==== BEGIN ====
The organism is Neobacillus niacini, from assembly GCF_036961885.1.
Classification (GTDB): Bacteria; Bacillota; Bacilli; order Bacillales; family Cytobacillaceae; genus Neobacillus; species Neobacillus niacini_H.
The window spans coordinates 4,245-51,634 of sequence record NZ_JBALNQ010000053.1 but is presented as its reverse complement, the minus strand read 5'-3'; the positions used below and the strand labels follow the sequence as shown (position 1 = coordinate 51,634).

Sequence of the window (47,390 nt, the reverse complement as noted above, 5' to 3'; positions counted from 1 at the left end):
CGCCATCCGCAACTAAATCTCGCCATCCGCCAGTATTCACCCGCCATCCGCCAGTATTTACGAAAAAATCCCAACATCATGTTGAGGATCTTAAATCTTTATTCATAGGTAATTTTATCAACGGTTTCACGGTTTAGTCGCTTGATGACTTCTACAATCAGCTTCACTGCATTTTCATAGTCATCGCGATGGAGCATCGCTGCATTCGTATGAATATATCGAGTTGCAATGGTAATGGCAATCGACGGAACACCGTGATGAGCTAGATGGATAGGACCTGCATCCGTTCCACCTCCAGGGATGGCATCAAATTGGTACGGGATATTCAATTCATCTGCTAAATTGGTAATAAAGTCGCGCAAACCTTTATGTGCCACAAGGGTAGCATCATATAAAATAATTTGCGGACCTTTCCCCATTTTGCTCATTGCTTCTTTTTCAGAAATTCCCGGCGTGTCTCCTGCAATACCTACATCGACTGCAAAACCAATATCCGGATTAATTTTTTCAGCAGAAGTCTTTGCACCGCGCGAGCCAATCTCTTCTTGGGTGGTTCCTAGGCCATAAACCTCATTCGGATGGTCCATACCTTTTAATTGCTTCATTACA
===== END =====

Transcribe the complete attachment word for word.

The organism is Neobacillus niacini, from assembly GCF_036961885.1.
Classification (GTDB): Bacteria; Bacillota; Bacilli; order Bacillales; family Cytobacillaceae; genus Neobacillus; species Neobacillus niacini_H.
The window spans coordinates 4,245-51,634 of sequence record NZ_JBALNQ010000053.1 but is presented as its reverse complement, the minus strand read 5'-3'; the positions used below and the strand labels follow the sequence as shown (position 1 = coordinate 51,634).

Sequence of the window (47,390 nt, the reverse complement as noted above, 5' to 3'; positions counted from 1 at the left end):
CGCCATCCGCAACTAAATCTCGCCATCCGCCAGTATTCACCCGCCATCCGCCAGTATTTACGAAAAAATCCCAACATCATGTTGAGGATCTTAAATCTTTATTCATAGGTAATTTTATCAACGGTTTCACGGTTTAGTCGCTTGATGACTTCTACAATCAGCTTCACTGCATTTTCATAGTCATCGCGATGGAGCATCGCTGCATTCGTATGAATATATCGAGTTGCAATGGTAATGGCAATCGACGGAACACCGTGATGAGCTAGATGGATAGGACCTGCATCCGTTCCACCTCCAGGGATGGCATCAAATTGGTACGGGATATTCAATTCATCTGCTAAATTGGTAATAAAGTCGCGCAAACCTTTATGTGCCACAAGGGTAGCATCATATAAAATAATTTGCGGACCTTTCCCCATTTTGCTCATTGCTTCTTTTTCAGAAATTCCCGGCGTGTCTCCTGCAATACCTACATCGACTGCAAAACCAATATCCGGATTAATTTTTTCAGCAGAAGTCTTTGCACCGCGCGAGCCAATCTCTTCTTGGGTGGTTCCTAGGCCATAAACCTCATTCGGATGGTCCATACCTTTTAATTGCTTCATTACA